The Masto campaign did not respond to request for comment. But in an email the national director of Latter-day Saints for Biden-Harris, Rob Taber, accused Laxalt of embracing “the worst elements of MAGA extremism,” while praising Sen. Masto for “working to reopen our schools and businesses, lower health care costs, and make the U.S. more self-reliant in energy and manufacturing.”

With House races in and around Las Vegas also in a dead heat, it looks like the state could possibly go from having five Democrats and one Republican in Congress, to the exact opposite.

Mark Robertson, the Republican candidate for Nevada’s 1st Congressional District, is running in a tight race against five-term Democratic incumbent Dina Titus. He says the campaign’s success so far is the result of broad community support from numerous Christian groups, the Republican Jewish Coalition, law enforcement officers and in particular, the Latter-day Saint community. 

I do believe that the Latter-day Saint community was behind me and did have an impact, an oversized impact, on my campaign,” said Robertson, who is himself a Latter-day Saint. 

Democrat-led redistricting in 2020 moved parts of inner-city Las Vegas into the 3rd and 4th districts in a gamble to shore up Democratic Reps. Susie Lee and Steven Horsford. The move, however, made the 1st District competitive for Republicans for the first time in more than a decade, with Robertson’s district now containing the more conservative community of Boulder City, as well as Henderson, the second largest city in Nevada, which has more than 30 Latter-day Saint congregations in the area.

The Titus campaign did not respond to a request for comment.

“I won the primary without doing any television or radio ads. I didn’t even send mailers to people’s homes,” Robertson said. “But I did meet and greets, probably close to a thousand meet and greets in people’s homes. And I would suspect that half of those meet and greets were in the homes of Latter-day Saints who introduced me to neighbors.”

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The church doesn’t endorse political candidates, and it prohibits the use of local church facilities, membership records or email lists for political or other solicitation purposes, according to a church statement. While remaining neutral in matters of party politics, the church encourages voting and civic participation.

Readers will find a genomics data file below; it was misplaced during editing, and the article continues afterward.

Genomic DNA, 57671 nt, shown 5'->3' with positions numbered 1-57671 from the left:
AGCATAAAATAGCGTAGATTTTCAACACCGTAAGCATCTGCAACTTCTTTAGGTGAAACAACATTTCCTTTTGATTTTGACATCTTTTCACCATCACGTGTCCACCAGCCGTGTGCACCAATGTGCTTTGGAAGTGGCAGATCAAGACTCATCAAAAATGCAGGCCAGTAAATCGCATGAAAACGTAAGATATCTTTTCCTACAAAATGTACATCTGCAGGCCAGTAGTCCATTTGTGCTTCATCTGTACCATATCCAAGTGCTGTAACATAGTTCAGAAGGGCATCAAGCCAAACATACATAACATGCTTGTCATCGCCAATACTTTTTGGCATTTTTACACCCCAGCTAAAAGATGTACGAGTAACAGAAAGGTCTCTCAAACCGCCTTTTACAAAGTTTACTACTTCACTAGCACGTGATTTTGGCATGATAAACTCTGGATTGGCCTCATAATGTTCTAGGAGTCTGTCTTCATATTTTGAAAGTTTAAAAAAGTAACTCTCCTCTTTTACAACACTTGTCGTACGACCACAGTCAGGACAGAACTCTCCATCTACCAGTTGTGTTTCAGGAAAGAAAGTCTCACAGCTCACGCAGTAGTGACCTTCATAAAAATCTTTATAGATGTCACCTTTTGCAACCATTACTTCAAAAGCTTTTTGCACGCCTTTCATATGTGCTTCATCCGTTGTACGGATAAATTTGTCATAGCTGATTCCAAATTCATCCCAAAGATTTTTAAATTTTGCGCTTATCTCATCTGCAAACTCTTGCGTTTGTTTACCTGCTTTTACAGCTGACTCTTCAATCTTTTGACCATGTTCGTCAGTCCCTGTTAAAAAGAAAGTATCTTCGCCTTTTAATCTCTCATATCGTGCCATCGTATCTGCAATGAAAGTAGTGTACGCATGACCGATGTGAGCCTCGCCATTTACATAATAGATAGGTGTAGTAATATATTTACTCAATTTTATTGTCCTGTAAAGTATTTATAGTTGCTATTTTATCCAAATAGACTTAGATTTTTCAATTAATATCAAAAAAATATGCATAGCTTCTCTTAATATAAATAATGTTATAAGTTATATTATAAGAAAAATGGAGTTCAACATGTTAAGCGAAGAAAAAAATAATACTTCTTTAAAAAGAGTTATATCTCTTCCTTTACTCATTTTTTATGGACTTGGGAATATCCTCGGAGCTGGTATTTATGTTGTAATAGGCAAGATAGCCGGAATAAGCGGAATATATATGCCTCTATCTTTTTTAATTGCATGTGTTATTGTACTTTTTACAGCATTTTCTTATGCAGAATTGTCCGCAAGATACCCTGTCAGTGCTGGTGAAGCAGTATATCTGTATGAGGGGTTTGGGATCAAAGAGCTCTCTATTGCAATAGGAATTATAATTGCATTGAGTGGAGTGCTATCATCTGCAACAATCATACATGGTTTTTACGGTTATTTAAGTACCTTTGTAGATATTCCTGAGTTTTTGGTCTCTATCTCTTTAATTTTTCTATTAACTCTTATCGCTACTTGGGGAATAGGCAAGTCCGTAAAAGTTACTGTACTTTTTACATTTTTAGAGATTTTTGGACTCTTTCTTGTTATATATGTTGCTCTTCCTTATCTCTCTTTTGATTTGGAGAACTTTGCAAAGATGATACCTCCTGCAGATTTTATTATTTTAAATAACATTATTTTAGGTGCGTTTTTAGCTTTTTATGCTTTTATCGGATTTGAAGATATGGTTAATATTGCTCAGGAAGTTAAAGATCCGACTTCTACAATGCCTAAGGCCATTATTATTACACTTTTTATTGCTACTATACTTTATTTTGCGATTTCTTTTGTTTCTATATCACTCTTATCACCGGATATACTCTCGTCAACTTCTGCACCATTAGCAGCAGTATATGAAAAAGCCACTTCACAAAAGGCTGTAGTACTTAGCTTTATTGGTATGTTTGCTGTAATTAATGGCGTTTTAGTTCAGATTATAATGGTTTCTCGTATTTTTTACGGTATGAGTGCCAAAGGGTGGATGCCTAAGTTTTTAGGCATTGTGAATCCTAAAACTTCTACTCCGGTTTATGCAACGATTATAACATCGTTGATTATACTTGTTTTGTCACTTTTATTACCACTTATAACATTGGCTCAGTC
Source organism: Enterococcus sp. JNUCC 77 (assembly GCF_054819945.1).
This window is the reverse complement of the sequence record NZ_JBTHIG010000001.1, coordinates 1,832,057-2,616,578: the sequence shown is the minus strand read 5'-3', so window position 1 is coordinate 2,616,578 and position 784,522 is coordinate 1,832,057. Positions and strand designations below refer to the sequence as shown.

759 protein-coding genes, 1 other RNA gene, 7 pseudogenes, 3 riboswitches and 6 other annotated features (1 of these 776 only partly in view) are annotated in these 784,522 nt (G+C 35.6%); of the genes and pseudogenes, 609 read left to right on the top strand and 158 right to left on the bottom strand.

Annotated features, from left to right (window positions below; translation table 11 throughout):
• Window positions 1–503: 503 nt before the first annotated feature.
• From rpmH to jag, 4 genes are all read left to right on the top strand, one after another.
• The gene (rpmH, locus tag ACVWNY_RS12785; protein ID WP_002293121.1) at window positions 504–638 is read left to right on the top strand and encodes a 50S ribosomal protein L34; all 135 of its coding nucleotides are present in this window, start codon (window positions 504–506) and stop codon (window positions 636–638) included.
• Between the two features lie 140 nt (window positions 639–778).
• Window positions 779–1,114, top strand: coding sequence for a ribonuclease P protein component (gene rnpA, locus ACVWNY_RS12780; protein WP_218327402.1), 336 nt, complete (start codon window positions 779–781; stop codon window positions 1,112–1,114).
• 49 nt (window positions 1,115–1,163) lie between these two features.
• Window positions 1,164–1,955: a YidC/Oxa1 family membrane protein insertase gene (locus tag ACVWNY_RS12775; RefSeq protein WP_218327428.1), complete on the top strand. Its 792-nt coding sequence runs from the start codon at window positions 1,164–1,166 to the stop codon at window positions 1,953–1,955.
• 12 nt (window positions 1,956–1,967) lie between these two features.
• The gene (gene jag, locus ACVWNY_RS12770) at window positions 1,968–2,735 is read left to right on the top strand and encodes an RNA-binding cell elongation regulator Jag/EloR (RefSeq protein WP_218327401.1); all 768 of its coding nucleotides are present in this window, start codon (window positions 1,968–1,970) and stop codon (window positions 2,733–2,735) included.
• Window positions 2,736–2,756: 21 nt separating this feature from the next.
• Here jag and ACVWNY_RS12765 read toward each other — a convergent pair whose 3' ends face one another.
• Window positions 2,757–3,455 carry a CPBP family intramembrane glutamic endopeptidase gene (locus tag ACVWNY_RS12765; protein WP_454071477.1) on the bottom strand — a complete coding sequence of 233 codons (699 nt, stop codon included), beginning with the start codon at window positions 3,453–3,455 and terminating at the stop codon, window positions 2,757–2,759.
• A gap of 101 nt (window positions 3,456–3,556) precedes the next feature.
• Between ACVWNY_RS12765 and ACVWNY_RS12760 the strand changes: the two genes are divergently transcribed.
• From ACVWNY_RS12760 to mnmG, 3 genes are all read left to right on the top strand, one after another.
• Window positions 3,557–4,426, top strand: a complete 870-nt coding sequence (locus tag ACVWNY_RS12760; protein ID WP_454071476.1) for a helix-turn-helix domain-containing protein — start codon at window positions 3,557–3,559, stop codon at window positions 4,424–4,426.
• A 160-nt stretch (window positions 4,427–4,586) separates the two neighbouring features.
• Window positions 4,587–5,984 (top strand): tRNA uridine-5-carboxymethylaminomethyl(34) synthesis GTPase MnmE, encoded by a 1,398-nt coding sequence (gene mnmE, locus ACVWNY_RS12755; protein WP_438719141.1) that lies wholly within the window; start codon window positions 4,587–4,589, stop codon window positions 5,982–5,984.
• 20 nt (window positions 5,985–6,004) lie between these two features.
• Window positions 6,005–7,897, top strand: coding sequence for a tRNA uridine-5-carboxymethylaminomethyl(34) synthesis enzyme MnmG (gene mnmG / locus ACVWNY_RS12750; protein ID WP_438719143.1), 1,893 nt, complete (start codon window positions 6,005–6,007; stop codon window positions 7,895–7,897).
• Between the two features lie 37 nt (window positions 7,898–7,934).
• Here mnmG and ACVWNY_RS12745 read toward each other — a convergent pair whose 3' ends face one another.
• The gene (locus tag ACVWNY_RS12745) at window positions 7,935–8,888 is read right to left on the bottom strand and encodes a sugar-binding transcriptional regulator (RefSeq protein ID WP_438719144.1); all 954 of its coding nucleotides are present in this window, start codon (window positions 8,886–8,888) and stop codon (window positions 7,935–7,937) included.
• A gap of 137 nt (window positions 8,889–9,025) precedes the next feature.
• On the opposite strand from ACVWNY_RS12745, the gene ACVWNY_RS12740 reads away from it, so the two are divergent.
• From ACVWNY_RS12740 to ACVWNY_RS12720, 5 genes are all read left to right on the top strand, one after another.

Campbell says the data is clear: Latter-day Saints are “definitely” more politically active than the average American. Not only in terms of voter turnout, but in campaign participation as well. Communication through personal networks more than makes up for the restrictions on sharing political views from the pulpit.

“As a group, Latter-day Saints, they kind of have in their DNA the ability, the skills, in order to be involved in a campaign. So, they’re often a very important resource for candidates,” Campbell said, referring to skills gained serving missions and participating in volunteer opportunities for the church. “It’s not just that they vote Republican, it’s that they will show up and work on behalf of a campaign.”

However, the fact that politicians can’t address congregations directly does pose a challenge for Republicans and Democrats trying to capture Latter-day Saint votes. Candidates can get around this, Campbell said, by trying to invoke language or symbols that Latter-day Saints can relate to or by holding targeted events outside the church context.

Laxalt said he had planned to highlight his consistent support of Latter-day Saint values at last Saturday’s “Faith and Freedom Rally,” which would have featured prominent Republicans who are members of the church, such as McDaniel and Chaffetz.

The candidate’s website features family photos and, in a scene most family-focused voters might identify with, includes a video of his family gathered to watch “Star Wars.”